1-7 August 2004
Installment #233---Visitor #

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In 2004, informative and entertaining hummingbird banding presentations are scheduled for Aug-Sep in North Carolina, Ohio, Virginia & Kentucky/Tennessee.
Next up: Fredericksburg, Virginia on 14 August
(Click on the logo at left for details.)
If your group would like to host Hummingbird Mornings anywhere in the U.S. or Canada in 2004 or later, contact
Bill Hilton Jr.


Back in 2001, we posted a "This Week at Hilton Pond" photo essay about Swamp Milkweed, Asclepias incarnata. We try not to repeat ourselves too often--we doubt anyone would like a diet of on-line re-runs--but changes in the milkweed population at Hilton Pond Center in the past three years make the topic worth revisiting.

When we moved to the Hilton Pond property 22 years ago, there was essentially no vegetation around the pond itself. Former owners raised cattle that used the pond as a drinking source and a place to cool down during summer heat; the cows did a good job tromping or grazing on any plants that might grow around the pond margin. Our predecessors also liked to fish, so whatever vegetation was missed by the cattle got whacked by weed-eating machines--lest the leaves and branches tangle a fishing line. After acquiring the 11 acres in 1982, we came to a quick and easy decision to let nature take its course--we had no intention of spending all our time cutting an expansive lawn--and in the past two decades the Center has gone from open land to old field to pine-hardwood forest.

All text & photos © Hilton Pond Center

Six or seven years ago we noticed the first Swamp Milkweed blooming at the base of an old dock that juts into the pond. At about that time, the Carolina Piedmont got its first taste of a severe drought that continued for nearly five years, so the moisture-loving milkweed propagated slowly. With little winter precipitation, Hilton Pond didn't get sufficiently recharged, and when the hot, dry days of summer came and evaporated surface water, the pond got smaller and smaller--a pretty stressful situation for Swamp Milkweed. When the drought finally ended last year, rainfall and run-off brought water levels back to "full pond." At the same time, the Swamp Milkweed flourished, sending up new shoots and starting new plants from seeds whose germination and growth was greatly enhanced by plentiful moisture. This year, we have our best Swamp Milkweed crop ever--a big cluster of perhaps a dozen plants that stand 4-5 feet tall (above)--more than a foot taller than ever before.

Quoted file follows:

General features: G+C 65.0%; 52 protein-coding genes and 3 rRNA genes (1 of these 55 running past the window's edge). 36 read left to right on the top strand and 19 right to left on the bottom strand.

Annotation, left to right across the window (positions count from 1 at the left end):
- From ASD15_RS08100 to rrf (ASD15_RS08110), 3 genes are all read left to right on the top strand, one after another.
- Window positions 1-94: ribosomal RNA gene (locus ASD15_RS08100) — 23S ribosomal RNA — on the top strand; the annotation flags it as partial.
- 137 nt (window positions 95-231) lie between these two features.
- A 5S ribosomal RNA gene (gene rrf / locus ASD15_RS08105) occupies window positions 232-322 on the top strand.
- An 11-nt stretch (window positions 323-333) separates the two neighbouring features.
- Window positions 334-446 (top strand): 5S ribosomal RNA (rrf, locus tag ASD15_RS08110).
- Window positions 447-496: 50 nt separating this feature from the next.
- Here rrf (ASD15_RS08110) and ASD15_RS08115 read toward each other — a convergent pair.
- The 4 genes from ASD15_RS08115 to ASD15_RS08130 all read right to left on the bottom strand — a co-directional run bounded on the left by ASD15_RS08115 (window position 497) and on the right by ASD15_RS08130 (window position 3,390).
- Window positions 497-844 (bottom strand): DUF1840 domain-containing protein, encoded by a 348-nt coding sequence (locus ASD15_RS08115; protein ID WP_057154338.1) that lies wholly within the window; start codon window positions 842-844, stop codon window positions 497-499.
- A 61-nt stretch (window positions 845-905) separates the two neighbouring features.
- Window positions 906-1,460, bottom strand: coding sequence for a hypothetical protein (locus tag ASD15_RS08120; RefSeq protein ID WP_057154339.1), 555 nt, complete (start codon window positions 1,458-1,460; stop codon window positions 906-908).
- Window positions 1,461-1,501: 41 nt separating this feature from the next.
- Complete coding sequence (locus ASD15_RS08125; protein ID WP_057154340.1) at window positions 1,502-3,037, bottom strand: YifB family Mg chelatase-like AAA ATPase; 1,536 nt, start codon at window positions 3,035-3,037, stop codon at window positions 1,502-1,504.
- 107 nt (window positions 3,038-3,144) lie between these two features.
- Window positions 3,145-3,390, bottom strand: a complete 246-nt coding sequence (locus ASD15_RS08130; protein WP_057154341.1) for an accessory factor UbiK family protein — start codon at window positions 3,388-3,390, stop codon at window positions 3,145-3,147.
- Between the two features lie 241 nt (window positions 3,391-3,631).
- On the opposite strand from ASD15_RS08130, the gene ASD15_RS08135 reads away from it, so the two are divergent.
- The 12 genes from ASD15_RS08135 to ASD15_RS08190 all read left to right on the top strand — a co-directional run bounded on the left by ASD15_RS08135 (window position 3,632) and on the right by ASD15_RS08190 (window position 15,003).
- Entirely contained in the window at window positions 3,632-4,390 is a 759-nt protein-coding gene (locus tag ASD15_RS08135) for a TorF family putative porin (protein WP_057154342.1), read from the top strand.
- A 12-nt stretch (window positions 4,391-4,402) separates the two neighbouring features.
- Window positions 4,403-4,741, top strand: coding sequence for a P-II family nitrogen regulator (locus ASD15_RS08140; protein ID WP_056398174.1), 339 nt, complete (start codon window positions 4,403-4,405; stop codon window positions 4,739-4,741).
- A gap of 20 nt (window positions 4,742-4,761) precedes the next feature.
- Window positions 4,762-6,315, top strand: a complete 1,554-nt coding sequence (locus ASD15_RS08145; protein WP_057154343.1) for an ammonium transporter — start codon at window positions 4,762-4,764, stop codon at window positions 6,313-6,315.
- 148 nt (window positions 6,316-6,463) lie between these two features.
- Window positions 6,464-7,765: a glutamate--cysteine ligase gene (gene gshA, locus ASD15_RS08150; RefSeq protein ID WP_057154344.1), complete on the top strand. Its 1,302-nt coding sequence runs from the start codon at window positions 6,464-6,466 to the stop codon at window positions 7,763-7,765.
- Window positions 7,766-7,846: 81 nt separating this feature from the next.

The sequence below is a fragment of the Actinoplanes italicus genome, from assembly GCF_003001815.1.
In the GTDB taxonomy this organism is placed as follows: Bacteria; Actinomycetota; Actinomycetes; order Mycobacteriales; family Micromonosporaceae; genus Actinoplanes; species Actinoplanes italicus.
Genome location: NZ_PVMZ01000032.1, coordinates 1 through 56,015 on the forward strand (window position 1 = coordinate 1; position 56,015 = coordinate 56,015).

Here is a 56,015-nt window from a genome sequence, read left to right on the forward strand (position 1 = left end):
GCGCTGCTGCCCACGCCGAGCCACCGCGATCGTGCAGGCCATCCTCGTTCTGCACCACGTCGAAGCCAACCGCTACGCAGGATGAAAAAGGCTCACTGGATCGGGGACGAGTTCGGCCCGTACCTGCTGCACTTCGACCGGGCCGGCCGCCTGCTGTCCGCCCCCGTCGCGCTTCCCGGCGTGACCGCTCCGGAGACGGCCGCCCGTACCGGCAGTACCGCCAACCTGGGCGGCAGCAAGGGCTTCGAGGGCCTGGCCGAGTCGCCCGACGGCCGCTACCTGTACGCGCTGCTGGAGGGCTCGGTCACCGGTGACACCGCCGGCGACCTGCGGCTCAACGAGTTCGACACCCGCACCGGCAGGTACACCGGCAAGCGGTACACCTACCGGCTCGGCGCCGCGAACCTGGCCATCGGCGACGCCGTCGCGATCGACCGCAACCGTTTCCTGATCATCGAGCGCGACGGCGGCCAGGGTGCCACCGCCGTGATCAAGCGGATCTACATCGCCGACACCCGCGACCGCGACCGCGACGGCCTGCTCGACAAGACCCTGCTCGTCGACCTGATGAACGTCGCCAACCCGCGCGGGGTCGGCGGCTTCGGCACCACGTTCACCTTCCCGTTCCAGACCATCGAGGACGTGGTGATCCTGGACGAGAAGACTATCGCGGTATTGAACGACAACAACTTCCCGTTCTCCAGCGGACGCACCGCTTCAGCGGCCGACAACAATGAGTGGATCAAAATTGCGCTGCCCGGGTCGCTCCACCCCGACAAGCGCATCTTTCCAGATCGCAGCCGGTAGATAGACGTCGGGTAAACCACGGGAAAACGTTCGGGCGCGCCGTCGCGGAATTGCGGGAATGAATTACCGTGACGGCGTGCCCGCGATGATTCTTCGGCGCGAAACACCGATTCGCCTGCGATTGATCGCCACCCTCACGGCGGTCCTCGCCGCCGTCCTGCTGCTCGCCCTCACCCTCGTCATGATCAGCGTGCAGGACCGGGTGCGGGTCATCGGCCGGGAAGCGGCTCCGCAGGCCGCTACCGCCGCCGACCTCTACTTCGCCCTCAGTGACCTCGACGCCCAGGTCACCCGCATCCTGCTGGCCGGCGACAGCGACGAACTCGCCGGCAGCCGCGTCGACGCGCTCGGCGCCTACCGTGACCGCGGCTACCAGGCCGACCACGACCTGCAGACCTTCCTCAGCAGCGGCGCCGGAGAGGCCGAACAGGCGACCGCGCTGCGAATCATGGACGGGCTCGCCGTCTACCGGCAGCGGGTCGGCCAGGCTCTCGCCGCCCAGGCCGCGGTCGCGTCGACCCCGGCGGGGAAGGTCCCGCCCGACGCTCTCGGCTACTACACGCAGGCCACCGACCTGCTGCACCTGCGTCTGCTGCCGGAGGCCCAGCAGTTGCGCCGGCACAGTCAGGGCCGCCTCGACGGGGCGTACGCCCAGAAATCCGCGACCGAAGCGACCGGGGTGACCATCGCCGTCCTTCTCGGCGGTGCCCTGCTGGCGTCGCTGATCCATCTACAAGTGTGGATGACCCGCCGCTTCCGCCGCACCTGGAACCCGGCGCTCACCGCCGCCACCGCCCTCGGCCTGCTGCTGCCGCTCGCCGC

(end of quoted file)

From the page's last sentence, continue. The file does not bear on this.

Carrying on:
Interestingly, this year the Swamp Milkweeds first bloomed back in June and then stopped--apparently because lack of rain caused water levels in the pond to drop again. Two weeks ago, however, we had a deluge--5.7" in three days--that brought the pond back up once more. This seems to have stimulated the Swamp Milkweed to produce the most profuse flowering to date. We're certain these new blossoms are of interest to our local insect population, since at almost any time of the day a check of the Swamp Milkweed will reveal at least one pollinator, including several species of small native bees and wasps, flies, Carpenter Bees (below), and even an occasional butterfly.

With a busy hurricane season predicted for the coming months, we anticipate more summer and autumns rains--which should be good for Hilton Pond, various pond-side flowers, and all those little insect pollinators looking for a quick hit of carbohydrate refreshment as they revisit Swamp Milkweed like we did this week.

For more Swamp Milkweed information, see our original photo essay from 15-21 July 2001. (But don't forget to check out this week's bird banding results and other nature notes below.)

All text & photos © Hilton Pond Center

Comments or questions about this week's installment?
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NOTE: Be sure to scroll down for an account of all birds banded or recaptured during the week, as well as some other interesting nature notes.

"This Week at Hilton Pond" is written & photographed
by Bill Hilton Jr., executive director of
Hilton Pond Center for Piedmont Natural History.

You may wish to consult our Index of all nature topics covered since February 2000. You can also use the on-line Search Engine at the bottom of this page.

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Please report your
sightings of
Ruby-throated Hummingbirds


1-7 August 2004

Ruby-throated Hummingbird--11
Carolina Chickadee--1
Northern Cardinal--1
Carolina Wren--1
American Robin--1

* = New species for 2004

5 species
15 individuals

49 species
1,577 individuals

(since 28 June 1982)
123 species
44,882 individuals

(with original banding date, sex, and current age)

Northern Cardinal (1)
10/10/03--2nd year female


--Another 1.5" of rain this week continues to recharge Hilton Pond after a rather dry early summer.

--Ruby-throated Hummingbirds continue to be captured in near-record numbers through 7 Aug, with 94 new birds and 27 returns from previous years.

All text & photos © Hilton Pond Center

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Hilton Pond Center for Piedmont Natural History is a non-profit research & education organization in York, South Carolina USA; phone (803) 684-5852. Directed by Bill Hilton Jr., aka The Piedmont Naturalist, it is the parent organization for Operation RubyThroat. Contents of this Web site--including articles and photos--may NOT be duplicated, modified, or used in any way except with the express written permission of Hilton Pond Center. All rights reserved worldwide. To obtain permission for use or for further assistance on accessing this Web site, contact the Webmaster.